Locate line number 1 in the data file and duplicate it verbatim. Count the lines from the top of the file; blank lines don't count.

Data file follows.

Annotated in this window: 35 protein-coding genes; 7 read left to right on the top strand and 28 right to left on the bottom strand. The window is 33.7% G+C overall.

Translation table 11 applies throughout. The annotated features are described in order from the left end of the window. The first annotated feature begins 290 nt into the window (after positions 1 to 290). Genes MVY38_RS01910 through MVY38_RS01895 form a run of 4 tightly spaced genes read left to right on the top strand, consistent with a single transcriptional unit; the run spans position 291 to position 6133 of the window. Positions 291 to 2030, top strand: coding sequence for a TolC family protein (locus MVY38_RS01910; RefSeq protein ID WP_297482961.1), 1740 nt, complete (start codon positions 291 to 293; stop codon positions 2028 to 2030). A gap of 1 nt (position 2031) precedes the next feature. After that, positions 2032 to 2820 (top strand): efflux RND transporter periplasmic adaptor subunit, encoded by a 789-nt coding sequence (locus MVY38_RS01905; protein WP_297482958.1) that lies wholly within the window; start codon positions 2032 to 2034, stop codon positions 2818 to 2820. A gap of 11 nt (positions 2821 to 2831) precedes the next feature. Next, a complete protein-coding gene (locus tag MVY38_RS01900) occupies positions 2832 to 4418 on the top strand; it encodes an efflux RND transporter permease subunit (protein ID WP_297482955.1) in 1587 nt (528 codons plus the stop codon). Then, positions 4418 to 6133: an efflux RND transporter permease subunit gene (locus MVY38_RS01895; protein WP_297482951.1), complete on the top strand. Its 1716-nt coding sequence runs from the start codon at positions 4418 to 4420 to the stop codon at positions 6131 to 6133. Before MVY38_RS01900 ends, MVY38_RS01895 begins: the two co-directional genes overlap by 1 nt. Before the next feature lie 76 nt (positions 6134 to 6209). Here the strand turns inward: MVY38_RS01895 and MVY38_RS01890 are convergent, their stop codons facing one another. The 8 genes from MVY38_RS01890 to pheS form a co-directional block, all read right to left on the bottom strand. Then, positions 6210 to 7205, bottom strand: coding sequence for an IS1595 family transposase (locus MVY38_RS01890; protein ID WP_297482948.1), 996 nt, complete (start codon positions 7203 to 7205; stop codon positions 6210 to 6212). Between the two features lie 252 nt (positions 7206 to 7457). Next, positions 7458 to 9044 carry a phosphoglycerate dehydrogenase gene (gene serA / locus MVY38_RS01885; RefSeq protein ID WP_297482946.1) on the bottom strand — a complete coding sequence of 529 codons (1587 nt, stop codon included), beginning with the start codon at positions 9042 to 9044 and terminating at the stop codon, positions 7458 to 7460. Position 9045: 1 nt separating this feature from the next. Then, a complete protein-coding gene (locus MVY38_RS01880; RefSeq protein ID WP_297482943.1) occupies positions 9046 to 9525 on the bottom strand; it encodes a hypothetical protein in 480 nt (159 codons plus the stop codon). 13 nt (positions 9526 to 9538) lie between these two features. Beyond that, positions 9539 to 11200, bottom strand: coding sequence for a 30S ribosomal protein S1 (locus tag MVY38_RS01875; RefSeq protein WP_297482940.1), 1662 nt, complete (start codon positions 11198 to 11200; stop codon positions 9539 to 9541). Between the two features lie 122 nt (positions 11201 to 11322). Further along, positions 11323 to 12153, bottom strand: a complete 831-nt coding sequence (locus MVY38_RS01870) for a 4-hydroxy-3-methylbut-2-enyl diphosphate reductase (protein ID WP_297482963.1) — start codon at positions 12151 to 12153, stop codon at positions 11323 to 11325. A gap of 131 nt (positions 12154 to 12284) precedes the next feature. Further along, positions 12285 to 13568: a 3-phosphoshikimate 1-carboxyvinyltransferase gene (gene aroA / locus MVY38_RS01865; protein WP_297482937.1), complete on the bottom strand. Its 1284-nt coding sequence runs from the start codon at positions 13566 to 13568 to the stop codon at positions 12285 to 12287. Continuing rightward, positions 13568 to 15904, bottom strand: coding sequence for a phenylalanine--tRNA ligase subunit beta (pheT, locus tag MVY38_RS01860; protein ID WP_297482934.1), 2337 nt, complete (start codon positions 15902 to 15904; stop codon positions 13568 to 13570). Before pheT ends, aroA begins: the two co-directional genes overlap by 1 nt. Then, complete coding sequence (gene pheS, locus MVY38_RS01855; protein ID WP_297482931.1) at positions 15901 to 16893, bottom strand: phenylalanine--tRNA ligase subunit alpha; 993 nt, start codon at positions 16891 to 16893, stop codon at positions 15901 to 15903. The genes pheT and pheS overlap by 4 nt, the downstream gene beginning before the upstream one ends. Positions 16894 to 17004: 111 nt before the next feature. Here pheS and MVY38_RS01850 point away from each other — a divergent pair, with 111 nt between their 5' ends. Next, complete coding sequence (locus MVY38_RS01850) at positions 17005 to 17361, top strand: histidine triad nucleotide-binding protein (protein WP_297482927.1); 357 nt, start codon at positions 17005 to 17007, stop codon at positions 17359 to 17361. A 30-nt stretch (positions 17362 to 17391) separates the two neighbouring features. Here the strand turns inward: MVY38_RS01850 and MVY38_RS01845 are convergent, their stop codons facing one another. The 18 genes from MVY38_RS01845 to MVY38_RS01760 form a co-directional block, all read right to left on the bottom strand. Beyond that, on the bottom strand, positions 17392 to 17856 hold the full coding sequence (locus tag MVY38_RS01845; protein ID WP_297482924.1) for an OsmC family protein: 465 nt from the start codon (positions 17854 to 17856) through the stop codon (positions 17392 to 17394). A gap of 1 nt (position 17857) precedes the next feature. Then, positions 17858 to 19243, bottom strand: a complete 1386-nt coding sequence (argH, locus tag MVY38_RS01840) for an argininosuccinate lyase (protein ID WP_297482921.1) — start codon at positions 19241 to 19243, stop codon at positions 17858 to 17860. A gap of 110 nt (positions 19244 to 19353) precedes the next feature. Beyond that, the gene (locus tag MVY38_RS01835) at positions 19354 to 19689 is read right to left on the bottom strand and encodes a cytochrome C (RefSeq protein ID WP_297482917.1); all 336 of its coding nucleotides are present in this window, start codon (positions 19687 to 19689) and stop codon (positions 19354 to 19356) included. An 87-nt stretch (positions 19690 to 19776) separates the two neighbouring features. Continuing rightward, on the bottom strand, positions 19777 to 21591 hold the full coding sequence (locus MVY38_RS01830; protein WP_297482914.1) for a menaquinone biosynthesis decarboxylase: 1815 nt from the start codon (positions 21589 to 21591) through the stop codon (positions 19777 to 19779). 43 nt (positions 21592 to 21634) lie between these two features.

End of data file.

Annotated in this window: 35 protein-coding genes; 7 read left to right on the top strand and 28 right to left on the bottom strand. The window is 33.7% G+C overall.